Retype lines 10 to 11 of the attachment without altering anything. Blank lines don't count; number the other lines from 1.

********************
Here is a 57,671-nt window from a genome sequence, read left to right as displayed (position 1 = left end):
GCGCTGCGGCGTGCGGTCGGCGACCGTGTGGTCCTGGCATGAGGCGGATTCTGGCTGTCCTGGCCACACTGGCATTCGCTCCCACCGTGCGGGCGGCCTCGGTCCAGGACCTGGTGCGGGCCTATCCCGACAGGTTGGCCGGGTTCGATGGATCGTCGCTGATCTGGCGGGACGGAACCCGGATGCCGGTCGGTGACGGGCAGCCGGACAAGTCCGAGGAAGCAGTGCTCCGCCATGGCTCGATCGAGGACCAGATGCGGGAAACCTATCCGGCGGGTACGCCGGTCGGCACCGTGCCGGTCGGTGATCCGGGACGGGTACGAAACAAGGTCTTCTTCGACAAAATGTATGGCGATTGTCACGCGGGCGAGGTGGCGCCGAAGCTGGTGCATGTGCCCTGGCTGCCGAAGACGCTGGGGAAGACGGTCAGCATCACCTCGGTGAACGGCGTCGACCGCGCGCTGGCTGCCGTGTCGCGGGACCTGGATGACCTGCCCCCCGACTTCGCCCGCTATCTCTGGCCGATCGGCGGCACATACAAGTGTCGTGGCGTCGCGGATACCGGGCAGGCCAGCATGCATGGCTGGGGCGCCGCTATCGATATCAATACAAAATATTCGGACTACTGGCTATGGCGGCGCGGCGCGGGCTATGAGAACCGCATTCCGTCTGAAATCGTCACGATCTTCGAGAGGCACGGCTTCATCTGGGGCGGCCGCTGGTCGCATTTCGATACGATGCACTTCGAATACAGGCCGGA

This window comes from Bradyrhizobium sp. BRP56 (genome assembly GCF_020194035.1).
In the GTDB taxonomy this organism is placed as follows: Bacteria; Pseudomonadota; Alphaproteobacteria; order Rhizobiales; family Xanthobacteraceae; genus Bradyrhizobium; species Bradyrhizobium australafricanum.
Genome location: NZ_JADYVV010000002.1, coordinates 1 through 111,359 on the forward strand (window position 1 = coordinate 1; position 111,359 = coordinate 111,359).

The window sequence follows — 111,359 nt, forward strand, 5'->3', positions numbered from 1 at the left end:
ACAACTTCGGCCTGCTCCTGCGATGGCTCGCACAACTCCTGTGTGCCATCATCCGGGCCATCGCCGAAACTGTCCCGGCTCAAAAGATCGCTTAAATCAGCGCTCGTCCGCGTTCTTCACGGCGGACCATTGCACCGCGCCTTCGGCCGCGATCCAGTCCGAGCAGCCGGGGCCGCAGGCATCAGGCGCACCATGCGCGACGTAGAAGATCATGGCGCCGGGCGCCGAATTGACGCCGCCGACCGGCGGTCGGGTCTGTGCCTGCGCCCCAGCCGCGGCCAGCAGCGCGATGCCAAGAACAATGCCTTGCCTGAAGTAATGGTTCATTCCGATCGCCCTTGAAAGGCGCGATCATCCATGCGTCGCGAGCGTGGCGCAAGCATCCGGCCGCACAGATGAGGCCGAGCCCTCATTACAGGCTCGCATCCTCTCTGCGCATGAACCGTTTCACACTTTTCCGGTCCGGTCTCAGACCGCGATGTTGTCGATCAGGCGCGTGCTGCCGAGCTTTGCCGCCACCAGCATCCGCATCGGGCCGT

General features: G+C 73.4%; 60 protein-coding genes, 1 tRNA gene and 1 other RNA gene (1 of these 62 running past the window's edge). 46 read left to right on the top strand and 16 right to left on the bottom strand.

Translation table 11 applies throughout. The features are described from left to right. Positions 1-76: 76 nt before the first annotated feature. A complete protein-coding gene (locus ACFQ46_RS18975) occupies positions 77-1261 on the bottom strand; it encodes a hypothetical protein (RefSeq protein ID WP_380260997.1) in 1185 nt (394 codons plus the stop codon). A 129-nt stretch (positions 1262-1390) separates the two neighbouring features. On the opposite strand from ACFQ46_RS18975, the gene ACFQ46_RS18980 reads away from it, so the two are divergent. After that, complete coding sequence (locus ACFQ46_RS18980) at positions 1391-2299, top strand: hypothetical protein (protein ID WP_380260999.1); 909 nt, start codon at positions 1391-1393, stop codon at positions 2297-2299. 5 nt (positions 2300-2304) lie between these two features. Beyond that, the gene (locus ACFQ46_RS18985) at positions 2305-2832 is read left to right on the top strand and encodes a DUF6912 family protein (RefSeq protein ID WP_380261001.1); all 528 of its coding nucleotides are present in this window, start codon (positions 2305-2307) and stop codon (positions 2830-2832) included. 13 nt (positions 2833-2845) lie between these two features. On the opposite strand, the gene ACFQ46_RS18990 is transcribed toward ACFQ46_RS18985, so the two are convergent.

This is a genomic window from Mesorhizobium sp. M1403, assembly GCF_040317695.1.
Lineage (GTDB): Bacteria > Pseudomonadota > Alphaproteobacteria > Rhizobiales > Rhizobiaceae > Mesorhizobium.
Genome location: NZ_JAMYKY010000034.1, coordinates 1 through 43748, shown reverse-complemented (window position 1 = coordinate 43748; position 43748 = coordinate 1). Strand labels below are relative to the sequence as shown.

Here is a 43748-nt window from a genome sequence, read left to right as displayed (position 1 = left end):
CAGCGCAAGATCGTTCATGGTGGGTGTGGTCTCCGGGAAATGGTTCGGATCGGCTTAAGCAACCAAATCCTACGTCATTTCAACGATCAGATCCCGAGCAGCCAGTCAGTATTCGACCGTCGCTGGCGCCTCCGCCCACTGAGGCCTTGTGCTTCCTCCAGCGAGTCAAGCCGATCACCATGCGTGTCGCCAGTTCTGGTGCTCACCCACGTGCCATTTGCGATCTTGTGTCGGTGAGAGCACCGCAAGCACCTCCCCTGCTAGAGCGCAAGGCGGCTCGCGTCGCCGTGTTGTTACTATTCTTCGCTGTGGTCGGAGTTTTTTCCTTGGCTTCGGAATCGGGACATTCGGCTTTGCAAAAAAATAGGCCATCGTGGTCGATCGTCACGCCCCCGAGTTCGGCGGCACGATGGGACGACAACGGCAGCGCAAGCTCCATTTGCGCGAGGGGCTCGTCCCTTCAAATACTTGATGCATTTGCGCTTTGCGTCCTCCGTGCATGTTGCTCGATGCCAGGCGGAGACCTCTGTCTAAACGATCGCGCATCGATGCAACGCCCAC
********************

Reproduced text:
This is a genomic window from Mesorhizobium sp. M1403, assembly GCF_040317695.1.
Lineage (GTDB): Bacteria > Pseudomonadota > Alphaproteobacteria > Rhizobiales > Rhizobiaceae > Mesorhizobium.